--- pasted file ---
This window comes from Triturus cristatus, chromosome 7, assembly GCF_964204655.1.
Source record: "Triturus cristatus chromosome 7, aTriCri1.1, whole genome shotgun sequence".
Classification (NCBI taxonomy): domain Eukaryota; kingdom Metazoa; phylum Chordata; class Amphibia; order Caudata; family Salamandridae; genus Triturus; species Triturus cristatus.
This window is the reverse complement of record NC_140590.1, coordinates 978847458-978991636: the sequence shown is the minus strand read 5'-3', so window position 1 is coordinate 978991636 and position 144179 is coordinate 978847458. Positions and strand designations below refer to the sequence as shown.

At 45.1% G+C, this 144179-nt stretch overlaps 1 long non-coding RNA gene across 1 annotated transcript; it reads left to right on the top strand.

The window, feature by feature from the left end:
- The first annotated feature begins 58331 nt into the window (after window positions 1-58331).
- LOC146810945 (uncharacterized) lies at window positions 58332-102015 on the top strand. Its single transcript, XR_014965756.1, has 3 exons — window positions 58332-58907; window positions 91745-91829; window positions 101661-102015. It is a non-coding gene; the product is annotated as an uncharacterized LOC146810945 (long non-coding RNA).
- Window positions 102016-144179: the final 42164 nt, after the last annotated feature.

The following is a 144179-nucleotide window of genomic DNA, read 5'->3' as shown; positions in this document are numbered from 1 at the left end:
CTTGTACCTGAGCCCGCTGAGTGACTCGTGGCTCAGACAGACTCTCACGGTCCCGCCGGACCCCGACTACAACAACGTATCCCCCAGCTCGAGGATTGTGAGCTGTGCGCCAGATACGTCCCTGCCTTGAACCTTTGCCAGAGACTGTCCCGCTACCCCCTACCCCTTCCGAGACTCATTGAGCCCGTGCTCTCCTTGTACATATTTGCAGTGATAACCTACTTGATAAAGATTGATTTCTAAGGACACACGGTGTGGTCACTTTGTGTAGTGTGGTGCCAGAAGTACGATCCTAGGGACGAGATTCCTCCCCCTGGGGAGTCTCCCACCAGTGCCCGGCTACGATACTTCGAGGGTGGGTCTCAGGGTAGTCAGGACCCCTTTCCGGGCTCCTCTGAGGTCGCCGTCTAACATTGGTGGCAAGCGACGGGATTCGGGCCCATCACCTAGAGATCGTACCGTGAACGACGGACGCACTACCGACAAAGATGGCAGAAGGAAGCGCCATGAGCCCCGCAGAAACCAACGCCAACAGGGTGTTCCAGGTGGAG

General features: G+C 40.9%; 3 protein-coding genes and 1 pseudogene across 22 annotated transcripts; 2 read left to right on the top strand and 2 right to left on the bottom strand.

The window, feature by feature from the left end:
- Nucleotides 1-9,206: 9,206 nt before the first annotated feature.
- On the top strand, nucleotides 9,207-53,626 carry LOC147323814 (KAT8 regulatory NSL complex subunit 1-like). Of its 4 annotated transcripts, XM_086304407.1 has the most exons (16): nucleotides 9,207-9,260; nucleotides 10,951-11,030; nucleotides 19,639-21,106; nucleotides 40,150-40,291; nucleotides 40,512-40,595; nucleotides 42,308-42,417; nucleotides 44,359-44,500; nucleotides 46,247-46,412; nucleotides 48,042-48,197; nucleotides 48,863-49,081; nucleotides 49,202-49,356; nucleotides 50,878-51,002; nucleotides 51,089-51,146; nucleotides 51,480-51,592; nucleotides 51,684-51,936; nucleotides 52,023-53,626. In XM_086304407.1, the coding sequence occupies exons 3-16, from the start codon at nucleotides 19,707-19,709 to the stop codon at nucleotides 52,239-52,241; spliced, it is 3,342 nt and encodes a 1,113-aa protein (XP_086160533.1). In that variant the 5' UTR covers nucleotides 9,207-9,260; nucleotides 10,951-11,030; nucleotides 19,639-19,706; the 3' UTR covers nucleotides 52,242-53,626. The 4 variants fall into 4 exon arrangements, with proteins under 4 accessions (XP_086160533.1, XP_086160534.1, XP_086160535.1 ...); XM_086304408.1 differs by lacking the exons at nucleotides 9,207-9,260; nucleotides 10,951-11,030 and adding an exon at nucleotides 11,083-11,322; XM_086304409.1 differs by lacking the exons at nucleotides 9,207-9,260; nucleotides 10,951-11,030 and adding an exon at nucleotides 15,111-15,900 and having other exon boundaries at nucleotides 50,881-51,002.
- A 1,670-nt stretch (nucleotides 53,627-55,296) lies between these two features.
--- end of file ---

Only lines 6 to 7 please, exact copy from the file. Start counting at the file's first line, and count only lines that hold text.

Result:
The window, feature by feature from the left end:
- The first annotated feature begins 58331 nt into the window (after window positions 1-58331).